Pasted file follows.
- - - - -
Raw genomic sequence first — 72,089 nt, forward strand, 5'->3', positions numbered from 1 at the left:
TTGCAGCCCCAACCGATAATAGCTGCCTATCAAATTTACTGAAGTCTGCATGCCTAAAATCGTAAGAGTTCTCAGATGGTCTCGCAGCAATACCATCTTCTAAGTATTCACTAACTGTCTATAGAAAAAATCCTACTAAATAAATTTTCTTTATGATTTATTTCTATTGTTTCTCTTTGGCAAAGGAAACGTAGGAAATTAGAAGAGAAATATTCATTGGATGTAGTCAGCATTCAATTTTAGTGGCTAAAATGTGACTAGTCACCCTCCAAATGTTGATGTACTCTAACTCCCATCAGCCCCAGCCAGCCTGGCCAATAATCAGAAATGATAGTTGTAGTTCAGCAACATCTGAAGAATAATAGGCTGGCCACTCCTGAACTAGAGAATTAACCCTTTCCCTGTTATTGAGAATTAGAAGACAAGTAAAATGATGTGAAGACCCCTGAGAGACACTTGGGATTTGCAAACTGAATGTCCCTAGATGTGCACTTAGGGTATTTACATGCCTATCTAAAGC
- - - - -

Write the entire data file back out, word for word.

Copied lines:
Raw genomic sequence first — 72,089 nt, forward strand, 5'->3', positions numbered from 1 at the left:
TTGCAGCCCCAACCGATAATAGCTGCCTATCAAATTTACTGAAGTCTGCATGCCTAAAATCGTAAGAGTTCTCAGATGGTCTCGCAGCAATACCATCTTCTAAGTATTCACTAACTGTCTATAGAAAAAATCCTACTAAATAAATTTTCTTTATGATTTATTTCTATTGTTTCTCTTTGGCAAAGGAAACGTAGGAAATTAGAAGAGAAATATTCATTGGATGTAGTCAGCATTCAATTTTAGTGGCTAAAATGTGACTAGTCACCCTCCAAATGTTGATGTACTCTAACTCCCATCAGCCCCAGCCAGCCTGGCCAATAATCAGAAATGATAGTTGTAGTTCAGCAACATCTGAAGAATAATAGGCTGGCCACTCCTGAACTAGAGAATTAACCCTTTCCCTGTTATTGAGAATTAGAAGACAAGTAAAATGATGTGAAGACCCCTGAGAGACACTTGGGATTTGCAAACTGAATGTCCCTAGATGTGCACTTAGGGTATTTACATGCCTATCTAAAGC